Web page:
By Sammy Hudes in Toronto
Rogers Communications Inc. has rolled out its high-speed 5G wireless service to its own customers in core parts of Toronto’s downtown subway network, as it continues to feud with the other major carriers over access for all transit riders.
The Toronto-based telecommunications company said it has also upgraded the cellular network to provide all subway riders with more reliable access to 911 service in the same areas.
Rogers chief executive Tony Staffieri called the launch an important milestone.
“We’re working hard to modernize and expand the network so all riders can reliably access 911 and connect to 5G everywhere across the subway system, including underground,” he said in a written statement.
As of Wednesday, Rogers says its customers can connect to its 5G network while in the Line 1 stations and tunnels in the so-called Downtown U from Union Station north to St. George and Bloor-Yonge, plus Spadina and Dupont stations. The area encompasses all of the subway stops in the city’s downtown core.
Users will also be able to access the 5G network in 13 stations on Line 2, along Bloor Street from Keele to Castle Frank, plus the tunnels between St. George and Yonge stations.
Rogers in April bought the Canadian operations of BAI Communications, which had owned the rights to provide wireless service on the Toronto subway.
It has announced plans to upgrade the existing infrastructure, which already includes cellular capability at most downtown subway stations, and build 5G capability for the entire network of stations and tunnels — a process it expects to take two years.
The company has pledged to work with its rivals, which include Bell and Telus, and make an upgraded system accessible for other carriers to use, but its rivals have raised concerns with the company’s plans.
The federal government launched a consultation process last month in a bid to speed up negotiations among the major carriers.
In a filing to Innovation, Science and Economic Development (ISED) Canada earlier this month, Rogers opposed an option the department is considering that would prevent it from giving its customers first access to the upgraded wireless network.
It said it preferred the matter be decided through commercial negotiations.
Rogers has vowed to make the upgraded system accessible for other mobile carriers to provide wireless coverage to their customers. That includes honouring BAI’s previous contract with Freedom Mobile, now owned by Quebecor Inc., the lone carrier whose customers already have access to the network.
Bell and Telus both have advocated for a joint build of the subway’s 5G network using a consortium model similar to that of Montreal’s Metro system, rather than a pay-for-access approach. Rogers has not publicly committed to either model.
In their own submissions to Ottawa, Bell and Telus urged the government to prevent Rogers from providing first access to its customers on the TTC. Those companies said Rogers should be made to wait until it is technically feasible for all riders to use the mobile network.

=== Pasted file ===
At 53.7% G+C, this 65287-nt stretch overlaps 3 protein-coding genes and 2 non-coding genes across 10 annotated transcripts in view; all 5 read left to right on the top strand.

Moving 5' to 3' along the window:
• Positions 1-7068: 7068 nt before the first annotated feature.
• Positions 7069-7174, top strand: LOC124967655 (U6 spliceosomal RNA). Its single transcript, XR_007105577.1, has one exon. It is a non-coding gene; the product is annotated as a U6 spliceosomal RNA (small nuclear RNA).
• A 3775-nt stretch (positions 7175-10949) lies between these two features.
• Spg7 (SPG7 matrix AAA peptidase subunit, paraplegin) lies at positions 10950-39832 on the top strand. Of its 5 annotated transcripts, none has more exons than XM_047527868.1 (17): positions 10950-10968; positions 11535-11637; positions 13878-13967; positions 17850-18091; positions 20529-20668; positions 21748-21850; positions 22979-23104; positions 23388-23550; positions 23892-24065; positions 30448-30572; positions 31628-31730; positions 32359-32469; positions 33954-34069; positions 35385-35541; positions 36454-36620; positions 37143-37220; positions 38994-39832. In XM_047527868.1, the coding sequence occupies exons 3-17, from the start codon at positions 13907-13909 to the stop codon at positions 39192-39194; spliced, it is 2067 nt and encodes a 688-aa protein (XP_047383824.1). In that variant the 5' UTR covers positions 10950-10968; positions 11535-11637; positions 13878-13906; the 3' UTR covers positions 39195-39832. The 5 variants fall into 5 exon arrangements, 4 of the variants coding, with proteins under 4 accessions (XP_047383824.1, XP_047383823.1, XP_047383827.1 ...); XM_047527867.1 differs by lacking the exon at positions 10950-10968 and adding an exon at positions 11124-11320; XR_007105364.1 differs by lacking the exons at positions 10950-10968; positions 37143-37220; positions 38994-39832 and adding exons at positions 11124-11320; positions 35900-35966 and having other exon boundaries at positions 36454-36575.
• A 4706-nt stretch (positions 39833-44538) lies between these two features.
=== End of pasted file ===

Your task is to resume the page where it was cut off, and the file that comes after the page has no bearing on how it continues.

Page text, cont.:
Bell spokeswoman Ellen Murphy said Rogers “clearly continues to seek to advantage itself at the expense of Toronto residents and is showing brazen disregard for the ongoing consultation led by Minister Champagne.”
“Rogers’ decision also goes against the recommendation of many community groups like the Women Abuse Council of Toronto, CodeRed TO, Toronto YWCA and Toronto Police Service, all of whom advocate that wireless connectivity on the TTC is a public safety issue and needs to be available to everyone as soon as possible, regardless of carrier,” said Murphy in a statement.
TTC spokesman Stuart Green said the decision of when to launch cellular service on the subway network was entirely up to Rogers.
“Outside an edict to the contrary, we cannot and would not stop them. There’s nothing we’re aware of that prevents this launch,” he said in an email.
TTC CEO Rick Leary called the move “a significant milestone in Rogers’ commitment to bringing modern, high-speed connectivity to the TTC subway system.”
“TTC and Rogers staff worked hard to make this happen quickly and I look forward to the full build out being completed with all wireless carriers signing on to the network,” Leary said in a statement.
Rogers had said in its submission to Ottawa that forcing the company to hold off on its launch until all riders could use the upgraded cellular network “could delay access to wireless services in the TTC by consumers (including customers of Rogers and any other licensee motivated to negotiate commercial terms in good faith), as well as access to improved 911 availability for all riders.”
It noted there are “legitimate technical constraints associated with onboarding other carriers” that would leave its rivals at least four weeks behind on installing and testing their equipment on the TTC.
Shelagh Pizey-Allen, executive director of the TTC Riders advocacy group, said she doesn’t buy Rogers’ argument.
“It’s hard to take those comments at face value when they have such a clear financial interest in offering service to their customers first,” she said.
“It’s not fair for some people to not have access to cell service. It’s a safety issue. It’s an accessibility issue. What’s important now is that everyone gets access to the network, no matter who their provider is.”
Rogers and Telus did not immediately respond to requests for comment.
This report by The Canadian Press was first published Aug. 23, 2023.
Banner image via The Canadian Press